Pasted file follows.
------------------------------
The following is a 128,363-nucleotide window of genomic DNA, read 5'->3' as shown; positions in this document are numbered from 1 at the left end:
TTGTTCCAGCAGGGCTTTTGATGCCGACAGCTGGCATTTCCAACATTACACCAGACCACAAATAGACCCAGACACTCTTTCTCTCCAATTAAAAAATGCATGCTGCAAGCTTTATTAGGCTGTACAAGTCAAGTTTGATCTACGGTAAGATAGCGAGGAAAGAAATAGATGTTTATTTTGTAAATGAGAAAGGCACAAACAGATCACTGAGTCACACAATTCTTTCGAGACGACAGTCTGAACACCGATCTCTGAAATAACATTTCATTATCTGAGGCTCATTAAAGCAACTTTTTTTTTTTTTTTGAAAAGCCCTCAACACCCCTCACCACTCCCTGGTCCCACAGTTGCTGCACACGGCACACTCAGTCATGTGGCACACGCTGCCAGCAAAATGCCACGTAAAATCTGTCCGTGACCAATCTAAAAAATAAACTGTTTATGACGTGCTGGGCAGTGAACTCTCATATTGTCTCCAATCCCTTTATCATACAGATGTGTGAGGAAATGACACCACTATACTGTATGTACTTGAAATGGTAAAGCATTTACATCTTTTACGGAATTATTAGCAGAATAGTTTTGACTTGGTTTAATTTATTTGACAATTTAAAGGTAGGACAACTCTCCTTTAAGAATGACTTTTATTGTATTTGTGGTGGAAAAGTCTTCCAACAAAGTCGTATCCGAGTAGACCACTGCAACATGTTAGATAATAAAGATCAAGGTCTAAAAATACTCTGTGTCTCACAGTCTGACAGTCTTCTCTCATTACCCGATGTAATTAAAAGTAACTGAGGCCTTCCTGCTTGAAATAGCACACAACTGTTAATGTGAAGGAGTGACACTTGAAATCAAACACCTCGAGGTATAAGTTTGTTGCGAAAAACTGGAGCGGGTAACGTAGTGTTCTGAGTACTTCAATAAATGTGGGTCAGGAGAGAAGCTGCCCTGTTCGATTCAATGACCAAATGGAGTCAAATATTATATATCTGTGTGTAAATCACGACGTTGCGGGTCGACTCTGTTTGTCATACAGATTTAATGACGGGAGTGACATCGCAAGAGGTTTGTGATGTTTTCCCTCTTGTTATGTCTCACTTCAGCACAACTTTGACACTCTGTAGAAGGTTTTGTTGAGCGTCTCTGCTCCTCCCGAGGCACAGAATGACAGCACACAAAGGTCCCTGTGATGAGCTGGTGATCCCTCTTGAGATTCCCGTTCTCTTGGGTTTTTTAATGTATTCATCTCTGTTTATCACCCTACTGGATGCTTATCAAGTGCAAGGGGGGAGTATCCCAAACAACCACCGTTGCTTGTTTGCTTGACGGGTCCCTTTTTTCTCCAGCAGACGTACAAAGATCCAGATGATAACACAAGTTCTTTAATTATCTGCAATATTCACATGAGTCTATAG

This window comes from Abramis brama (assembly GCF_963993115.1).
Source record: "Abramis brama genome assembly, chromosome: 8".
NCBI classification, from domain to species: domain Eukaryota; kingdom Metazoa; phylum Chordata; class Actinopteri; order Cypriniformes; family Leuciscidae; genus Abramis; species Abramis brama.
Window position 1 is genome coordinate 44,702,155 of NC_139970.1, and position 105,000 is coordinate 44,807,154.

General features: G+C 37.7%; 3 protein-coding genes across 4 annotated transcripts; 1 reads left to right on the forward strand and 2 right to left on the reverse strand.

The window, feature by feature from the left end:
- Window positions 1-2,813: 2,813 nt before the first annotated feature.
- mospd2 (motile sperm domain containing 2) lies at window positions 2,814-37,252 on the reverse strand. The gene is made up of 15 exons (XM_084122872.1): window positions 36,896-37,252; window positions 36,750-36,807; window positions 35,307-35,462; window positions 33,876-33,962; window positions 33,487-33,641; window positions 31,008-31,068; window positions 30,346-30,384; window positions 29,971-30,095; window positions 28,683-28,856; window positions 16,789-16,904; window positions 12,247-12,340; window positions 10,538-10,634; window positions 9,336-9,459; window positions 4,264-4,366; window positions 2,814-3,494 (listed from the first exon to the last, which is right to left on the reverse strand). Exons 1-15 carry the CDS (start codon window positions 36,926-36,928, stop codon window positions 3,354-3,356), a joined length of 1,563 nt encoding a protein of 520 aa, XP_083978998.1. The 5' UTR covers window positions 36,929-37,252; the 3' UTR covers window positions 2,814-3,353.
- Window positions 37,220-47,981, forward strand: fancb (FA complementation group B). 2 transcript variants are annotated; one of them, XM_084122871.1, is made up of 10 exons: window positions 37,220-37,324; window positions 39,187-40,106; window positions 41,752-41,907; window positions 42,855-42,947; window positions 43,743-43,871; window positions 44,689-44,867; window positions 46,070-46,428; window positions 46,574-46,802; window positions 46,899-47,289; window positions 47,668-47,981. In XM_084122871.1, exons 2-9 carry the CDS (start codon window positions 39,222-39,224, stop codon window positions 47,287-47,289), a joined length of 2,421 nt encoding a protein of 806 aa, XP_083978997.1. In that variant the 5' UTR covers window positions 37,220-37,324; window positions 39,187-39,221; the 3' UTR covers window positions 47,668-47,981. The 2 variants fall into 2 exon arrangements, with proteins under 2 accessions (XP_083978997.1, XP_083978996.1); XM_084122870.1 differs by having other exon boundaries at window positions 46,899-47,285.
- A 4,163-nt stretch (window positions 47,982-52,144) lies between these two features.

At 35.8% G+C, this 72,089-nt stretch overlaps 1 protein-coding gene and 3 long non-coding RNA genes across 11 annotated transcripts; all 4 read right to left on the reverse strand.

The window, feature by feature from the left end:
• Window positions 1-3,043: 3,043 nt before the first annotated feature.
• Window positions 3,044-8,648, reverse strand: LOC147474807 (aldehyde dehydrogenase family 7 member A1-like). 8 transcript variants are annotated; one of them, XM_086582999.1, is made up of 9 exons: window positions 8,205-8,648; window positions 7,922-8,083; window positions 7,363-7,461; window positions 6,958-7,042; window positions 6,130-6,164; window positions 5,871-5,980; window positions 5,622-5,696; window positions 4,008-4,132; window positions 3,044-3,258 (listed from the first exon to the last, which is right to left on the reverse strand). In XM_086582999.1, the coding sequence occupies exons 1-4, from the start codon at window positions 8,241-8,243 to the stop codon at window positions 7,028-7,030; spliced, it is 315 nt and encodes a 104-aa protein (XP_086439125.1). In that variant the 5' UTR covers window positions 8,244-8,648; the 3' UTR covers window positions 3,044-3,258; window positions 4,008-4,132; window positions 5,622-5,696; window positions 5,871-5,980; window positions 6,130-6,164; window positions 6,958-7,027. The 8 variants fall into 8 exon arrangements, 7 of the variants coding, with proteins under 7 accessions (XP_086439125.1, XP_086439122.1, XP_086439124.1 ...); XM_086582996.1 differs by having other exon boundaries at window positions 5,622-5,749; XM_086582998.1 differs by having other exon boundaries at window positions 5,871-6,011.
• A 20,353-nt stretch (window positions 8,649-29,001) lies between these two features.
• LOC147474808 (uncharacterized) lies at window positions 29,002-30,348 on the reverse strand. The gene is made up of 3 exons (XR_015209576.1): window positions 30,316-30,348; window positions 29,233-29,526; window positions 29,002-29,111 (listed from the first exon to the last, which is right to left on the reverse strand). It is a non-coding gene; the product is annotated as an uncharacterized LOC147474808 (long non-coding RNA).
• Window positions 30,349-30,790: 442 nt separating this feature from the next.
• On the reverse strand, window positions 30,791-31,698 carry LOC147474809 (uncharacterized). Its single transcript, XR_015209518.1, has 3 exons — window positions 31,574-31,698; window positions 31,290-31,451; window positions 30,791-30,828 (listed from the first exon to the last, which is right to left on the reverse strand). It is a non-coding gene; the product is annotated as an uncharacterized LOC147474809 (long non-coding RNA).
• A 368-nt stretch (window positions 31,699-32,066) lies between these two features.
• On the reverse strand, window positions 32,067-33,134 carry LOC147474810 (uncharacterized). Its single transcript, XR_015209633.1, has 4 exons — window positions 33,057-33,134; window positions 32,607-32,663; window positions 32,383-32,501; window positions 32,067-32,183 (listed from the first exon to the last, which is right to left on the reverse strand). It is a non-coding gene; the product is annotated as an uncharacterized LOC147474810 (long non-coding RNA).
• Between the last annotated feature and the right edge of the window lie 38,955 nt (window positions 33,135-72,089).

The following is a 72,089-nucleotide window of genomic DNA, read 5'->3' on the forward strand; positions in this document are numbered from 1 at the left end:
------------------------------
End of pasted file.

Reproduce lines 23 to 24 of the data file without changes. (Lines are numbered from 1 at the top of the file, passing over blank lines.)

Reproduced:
• Between the last annotated feature and the right edge of the window lie 38,955 nt (window positions 33,135-72,089).

The following is a 72,089-nucleotide window of genomic DNA, read 5'->3' on the forward strand; positions in this document are numbered from 1 at the left end: